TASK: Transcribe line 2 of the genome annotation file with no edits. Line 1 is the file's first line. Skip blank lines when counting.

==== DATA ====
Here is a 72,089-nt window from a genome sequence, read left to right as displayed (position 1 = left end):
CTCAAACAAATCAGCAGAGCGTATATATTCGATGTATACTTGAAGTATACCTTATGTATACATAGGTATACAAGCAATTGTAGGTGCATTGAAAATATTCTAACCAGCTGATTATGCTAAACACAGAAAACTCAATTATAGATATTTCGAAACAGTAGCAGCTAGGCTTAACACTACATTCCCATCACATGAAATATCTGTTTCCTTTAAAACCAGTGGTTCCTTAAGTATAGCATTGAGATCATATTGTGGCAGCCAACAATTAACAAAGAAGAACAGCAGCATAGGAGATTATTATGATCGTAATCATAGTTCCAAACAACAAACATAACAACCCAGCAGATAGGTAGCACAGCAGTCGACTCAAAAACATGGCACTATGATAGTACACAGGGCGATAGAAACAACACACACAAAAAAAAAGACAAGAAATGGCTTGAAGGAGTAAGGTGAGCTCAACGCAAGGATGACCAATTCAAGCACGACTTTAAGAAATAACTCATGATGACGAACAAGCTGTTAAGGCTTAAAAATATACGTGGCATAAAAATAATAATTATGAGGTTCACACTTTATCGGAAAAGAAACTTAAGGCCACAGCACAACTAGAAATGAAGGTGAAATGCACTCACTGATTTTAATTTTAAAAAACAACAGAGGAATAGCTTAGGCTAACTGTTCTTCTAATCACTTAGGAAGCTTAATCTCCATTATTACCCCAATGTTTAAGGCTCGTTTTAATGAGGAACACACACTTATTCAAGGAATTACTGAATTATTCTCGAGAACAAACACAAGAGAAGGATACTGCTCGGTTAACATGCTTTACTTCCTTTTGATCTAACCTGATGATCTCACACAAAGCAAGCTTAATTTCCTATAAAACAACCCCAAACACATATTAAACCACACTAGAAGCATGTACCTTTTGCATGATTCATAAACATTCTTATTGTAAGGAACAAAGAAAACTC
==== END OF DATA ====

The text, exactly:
CTCAAACAAATCAGCAGAGCGTATATATTCGATGTATACTTGAAGTATACCTTATGTATACATAGGTATACAAGCAATTGTAGGTGCATTGAAAATATTCTAACCAGCTGATTATGCTAAACACAGAAAACTCAATTATAGATATTTCGAAACAGTAGCAGCTAGGCTTAACACTACATTCCCATCACATGAAATATCTGTTTCCTTTAAAACCAGTGGTTCCTTAAGTATAGCATTGAGATCATATTGTGGCAGCCAACAATTAACAAAGAAGAACAGCAGCATAGGAGATTATTATGATCGTAATCATAGTTCCAAACAACAAACATAACAACCCAGCAGATAGGTAGCACAGCAGTCGACTCAAAAACATGGCACTATGATAGTACACAGGGCGATAGAAACAACACACACAAAAAAAAAGACAAGAAATGGCTTGAAGGAGTAAGGTGAGCTCAACGCAAGGATGACCAATTCAAGCACGACTTTAAGAAATAACTCATGATGACGAACAAGCTGTTAAGGCTTAAAAATATACGTGGCATAAAAATAATAATTATGAGGTTCACACTTTATCGGAAAAGAAACTTAAGGCCACAGCACAACTAGAAATGAAGGTGAAATGCACTCACTGATTTTAATTTTAAAAAACAACAGAGGAATAGCTTAGGCTAACTGTTCTTCTAATCACTTAGGAAGCTTAATCTCCATTATTACCCCAATGTTTAAGGCTCGTTTTAATGAGGAACACACACTTATTCAAGGAATTACTGAATTATTCTCGAGAACAAACACAAGAGAAGGATACTGCTCGGTTAACATGCTTTACTTCCTTTTGATCTAACCTGATGATCTCACACAAAGCAAGCTTAATTTCCTATAAAACAACCCCAAACACATATTAAACCACACTAGAAGCATGTACCTTTTGCATGATTCATAAACATTCTTATTGTAAGGAACAAAGAAAACTC